Senator Ricardo Lara (D-Bell Gardens) has introduced a bill to allow children to attend school where their live-in working parents reside. SB 200 would update California’s school residency laws to ensure that live-in workers, such as nannies, caregivers, maids, and gardeners, whose children live at their place of employment are able to attend school in the district in which they work if they reside there for at least three days of the week.
“Many workers are required to live part or full-time with their employers to fulfill their duties while caring for others,” said Lara. “It is simply wrong to believe that certain workers are okay to hire for service-jobs but not okay for their children to attend local schools. This bill will keep families together and provide a fair shot for children of live-in workers to attend school conveniently where their parents work.”
“I am proud to stand with my colleague, Senator Lara, to support parents in enrolling their children in the school district in which they live and work for the majority of the school week,” said Assemblywoman Susan A. Bonilla (D-Concord), the principal co-author of the bill. “This bill will ensure equal educational access for children under these circumstances, with the intent of reducing the number of intimidating and demeaning investigative practices.”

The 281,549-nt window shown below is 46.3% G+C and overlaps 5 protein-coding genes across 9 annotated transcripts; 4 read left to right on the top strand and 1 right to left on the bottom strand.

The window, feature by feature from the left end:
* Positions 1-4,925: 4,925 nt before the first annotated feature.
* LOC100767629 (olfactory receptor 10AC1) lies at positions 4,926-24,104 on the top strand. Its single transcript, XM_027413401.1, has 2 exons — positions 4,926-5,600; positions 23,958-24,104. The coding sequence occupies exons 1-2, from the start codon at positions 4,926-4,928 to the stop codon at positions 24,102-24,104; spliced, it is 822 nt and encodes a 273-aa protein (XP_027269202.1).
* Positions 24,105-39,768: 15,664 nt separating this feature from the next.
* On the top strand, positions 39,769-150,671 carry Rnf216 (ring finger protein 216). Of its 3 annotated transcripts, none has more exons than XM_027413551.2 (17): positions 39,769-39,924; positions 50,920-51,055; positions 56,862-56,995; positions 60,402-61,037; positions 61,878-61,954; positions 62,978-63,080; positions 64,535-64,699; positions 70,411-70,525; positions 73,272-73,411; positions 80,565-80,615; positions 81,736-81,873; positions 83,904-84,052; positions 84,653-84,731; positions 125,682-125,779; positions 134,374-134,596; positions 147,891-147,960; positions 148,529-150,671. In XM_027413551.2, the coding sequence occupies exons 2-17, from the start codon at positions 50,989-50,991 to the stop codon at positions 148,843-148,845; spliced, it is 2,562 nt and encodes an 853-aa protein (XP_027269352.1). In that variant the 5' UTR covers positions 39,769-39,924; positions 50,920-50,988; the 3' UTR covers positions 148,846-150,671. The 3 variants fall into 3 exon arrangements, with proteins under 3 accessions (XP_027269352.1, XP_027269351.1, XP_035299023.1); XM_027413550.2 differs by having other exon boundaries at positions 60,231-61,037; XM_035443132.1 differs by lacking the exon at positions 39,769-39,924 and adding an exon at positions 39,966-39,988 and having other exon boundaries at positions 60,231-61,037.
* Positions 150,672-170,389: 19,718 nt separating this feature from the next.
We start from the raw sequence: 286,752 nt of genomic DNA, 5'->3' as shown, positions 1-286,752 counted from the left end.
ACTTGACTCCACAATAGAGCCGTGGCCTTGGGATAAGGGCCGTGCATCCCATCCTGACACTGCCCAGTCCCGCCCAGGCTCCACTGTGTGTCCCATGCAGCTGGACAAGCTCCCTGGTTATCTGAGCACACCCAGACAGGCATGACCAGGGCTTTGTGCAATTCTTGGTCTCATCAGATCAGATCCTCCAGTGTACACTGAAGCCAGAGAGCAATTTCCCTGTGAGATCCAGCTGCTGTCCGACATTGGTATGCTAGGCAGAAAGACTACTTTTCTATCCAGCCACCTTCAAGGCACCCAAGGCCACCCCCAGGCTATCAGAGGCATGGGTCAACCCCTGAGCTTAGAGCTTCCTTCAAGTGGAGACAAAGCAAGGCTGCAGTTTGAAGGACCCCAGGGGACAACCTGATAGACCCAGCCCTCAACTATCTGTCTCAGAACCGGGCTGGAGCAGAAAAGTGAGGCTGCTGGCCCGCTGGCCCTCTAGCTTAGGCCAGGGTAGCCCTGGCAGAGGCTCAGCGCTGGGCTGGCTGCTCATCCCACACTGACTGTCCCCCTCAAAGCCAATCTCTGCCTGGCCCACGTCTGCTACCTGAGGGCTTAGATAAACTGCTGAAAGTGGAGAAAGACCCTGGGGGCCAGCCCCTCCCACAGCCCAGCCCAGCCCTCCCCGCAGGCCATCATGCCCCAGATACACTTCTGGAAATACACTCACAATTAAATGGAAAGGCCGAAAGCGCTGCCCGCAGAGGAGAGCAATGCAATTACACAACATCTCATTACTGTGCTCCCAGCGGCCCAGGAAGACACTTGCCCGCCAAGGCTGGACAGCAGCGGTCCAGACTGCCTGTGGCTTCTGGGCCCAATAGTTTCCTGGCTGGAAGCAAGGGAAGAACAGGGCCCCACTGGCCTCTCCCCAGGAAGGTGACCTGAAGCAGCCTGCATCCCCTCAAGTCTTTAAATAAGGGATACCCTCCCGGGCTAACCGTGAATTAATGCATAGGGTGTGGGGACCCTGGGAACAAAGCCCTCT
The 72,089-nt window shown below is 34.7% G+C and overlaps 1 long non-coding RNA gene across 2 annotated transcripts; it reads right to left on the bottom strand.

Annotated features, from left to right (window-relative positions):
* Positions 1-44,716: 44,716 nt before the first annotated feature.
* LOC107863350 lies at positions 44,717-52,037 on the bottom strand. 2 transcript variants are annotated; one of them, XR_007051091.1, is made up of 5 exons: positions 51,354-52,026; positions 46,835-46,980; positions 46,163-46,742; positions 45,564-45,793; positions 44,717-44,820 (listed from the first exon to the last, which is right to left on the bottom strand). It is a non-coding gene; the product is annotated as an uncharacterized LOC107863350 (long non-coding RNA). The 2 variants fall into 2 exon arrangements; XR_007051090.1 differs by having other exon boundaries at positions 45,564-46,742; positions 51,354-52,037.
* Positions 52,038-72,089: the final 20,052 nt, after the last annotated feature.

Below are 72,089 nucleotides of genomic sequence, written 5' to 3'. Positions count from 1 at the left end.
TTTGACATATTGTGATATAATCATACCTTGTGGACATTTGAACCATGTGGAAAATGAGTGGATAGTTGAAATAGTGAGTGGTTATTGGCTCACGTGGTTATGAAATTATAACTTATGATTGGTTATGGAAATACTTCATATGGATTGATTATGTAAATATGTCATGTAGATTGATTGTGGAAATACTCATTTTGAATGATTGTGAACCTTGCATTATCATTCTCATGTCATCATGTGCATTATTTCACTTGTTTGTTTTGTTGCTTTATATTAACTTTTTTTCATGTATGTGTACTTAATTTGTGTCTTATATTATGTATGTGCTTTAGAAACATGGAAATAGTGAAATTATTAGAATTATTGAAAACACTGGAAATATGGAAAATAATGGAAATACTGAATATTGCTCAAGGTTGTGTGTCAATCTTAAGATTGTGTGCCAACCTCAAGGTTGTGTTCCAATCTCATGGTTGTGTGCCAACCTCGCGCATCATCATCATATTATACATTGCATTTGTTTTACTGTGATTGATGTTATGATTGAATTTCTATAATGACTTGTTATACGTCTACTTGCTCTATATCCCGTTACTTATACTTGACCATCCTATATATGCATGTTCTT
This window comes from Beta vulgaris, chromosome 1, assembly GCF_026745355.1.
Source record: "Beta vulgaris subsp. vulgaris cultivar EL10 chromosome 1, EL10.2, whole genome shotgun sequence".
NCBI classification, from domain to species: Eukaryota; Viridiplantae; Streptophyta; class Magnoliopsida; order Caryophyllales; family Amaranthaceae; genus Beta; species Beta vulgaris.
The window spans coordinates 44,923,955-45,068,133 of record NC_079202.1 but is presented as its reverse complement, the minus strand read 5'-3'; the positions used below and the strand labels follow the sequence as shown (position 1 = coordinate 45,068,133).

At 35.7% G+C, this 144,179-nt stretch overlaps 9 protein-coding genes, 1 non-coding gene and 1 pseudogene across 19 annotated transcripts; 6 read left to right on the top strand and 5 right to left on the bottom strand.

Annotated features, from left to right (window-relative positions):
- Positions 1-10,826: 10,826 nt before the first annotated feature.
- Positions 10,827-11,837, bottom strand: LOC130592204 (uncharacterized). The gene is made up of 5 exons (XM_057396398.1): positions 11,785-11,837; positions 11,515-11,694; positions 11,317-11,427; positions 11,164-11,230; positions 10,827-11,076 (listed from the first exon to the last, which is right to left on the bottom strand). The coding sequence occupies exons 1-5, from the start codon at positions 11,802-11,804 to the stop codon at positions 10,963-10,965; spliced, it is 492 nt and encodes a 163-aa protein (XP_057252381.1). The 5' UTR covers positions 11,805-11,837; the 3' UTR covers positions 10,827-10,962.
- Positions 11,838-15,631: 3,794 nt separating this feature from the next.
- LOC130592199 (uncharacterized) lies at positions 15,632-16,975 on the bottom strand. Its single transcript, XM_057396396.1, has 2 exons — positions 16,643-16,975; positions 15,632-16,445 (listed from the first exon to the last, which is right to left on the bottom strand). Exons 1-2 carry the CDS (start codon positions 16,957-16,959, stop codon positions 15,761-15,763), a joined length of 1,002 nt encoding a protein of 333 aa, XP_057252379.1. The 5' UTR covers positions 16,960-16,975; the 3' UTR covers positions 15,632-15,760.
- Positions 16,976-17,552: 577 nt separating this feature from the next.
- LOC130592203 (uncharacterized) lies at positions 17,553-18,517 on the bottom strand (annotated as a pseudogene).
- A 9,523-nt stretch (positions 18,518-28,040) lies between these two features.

In November 2014, reports came out of a second grade child of a full-time nanny who was kicked out of her school after the district hired a private investigator. The investigator determined that despite the girl, named Vivian, living and residing in the district five days a week, where her mother worked, she was not a resident and they proceeded to kick her out of school.
Despite the district’s ability to grant the child residency due to her mother’s employment, the district initially refused to let the child continue attending school. The district’s decision put the family in a difficult situation, where the child would have to be separated from her mother or the mother would have to quit her job. After community outrage, the district reversed its decision, but required the employer to become a legal guardian of the child.
“It is in a child’s best interest to reside with their parent, and attend school where the parent resides, when the parent resides in an employer’s home,” said Miriam Storch, the employer of Vivian’s mother Maria. “In Vivian’s case, her mother is a single parent so there is nowhere else for Vivian to go. This situation is not unique to Orinda and I applaud the Senator for addressing this critical issue.”
This is not an isolated problem. Across the state caregivers, nannies, and other workers whose jobs require them to stay overnight are faced with challenges over where their children can go to school. Districts across the state handle these issues differently.
For these workers, the nature of their employment affects far more than their commute. They should have the option to keep their family together and keep their children with them during the work week.
Published: Feb. 26, 2015 - Volume 13 - Issue 46